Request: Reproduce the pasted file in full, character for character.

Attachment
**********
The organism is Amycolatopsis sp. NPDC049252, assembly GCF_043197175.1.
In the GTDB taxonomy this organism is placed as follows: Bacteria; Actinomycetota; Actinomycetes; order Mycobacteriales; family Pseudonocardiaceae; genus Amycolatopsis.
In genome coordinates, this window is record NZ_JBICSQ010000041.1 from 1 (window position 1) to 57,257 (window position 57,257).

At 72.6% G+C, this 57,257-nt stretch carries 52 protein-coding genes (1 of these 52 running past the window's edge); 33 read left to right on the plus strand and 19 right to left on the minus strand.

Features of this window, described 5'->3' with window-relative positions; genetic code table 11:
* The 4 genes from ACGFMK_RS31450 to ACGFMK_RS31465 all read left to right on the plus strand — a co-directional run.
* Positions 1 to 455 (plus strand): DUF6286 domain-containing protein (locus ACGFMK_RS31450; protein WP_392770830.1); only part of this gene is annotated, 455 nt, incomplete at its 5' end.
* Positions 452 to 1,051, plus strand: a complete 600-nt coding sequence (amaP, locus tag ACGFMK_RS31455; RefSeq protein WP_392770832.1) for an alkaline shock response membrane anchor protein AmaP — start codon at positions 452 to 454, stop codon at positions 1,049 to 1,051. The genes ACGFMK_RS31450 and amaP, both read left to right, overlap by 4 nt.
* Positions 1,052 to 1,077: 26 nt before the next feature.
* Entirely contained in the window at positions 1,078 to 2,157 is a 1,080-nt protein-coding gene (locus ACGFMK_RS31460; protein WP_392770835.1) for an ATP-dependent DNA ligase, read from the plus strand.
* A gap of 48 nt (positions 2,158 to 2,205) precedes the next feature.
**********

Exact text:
The organism is Amycolatopsis sp. NPDC049252, assembly GCF_043197175.1.
In the GTDB taxonomy this organism is placed as follows: Bacteria; Actinomycetota; Actinomycetes; order Mycobacteriales; family Pseudonocardiaceae; genus Amycolatopsis.
In genome coordinates, this window is record NZ_JBICSQ010000041.1 from 1 (window position 1) to 57,257 (window position 57,257).

At 72.6% G+C, this 57,257-nt stretch carries 52 protein-coding genes (1 of these 52 running past the window's edge); 33 read left to right on the plus strand and 19 right to left on the minus strand.

Features of this window, described 5'->3' with window-relative positions; genetic code table 11:
* The 4 genes from ACGFMK_RS31450 to ACGFMK_RS31465 all read left to right on the plus strand — a co-directional run.
* Positions 1 to 455 (plus strand): DUF6286 domain-containing protein (locus ACGFMK_RS31450; protein WP_392770830.1); only part of this gene is annotated, 455 nt, incomplete at its 5' end.
* Positions 452 to 1,051, plus strand: a complete 600-nt coding sequence (amaP, locus tag ACGFMK_RS31455; RefSeq protein WP_392770832.1) for an alkaline shock response membrane anchor protein AmaP — start codon at positions 452 to 454, stop codon at positions 1,049 to 1,051. The genes ACGFMK_RS31450 and amaP, both read left to right, overlap by 4 nt.
* Positions 1,052 to 1,077: 26 nt before the next feature.
* Entirely contained in the window at positions 1,078 to 2,157 is a 1,080-nt protein-coding gene (locus ACGFMK_RS31460; protein WP_392770835.1) for an ATP-dependent DNA ligase, read from the plus strand.
* A gap of 48 nt (positions 2,158 to 2,205) precedes the next feature.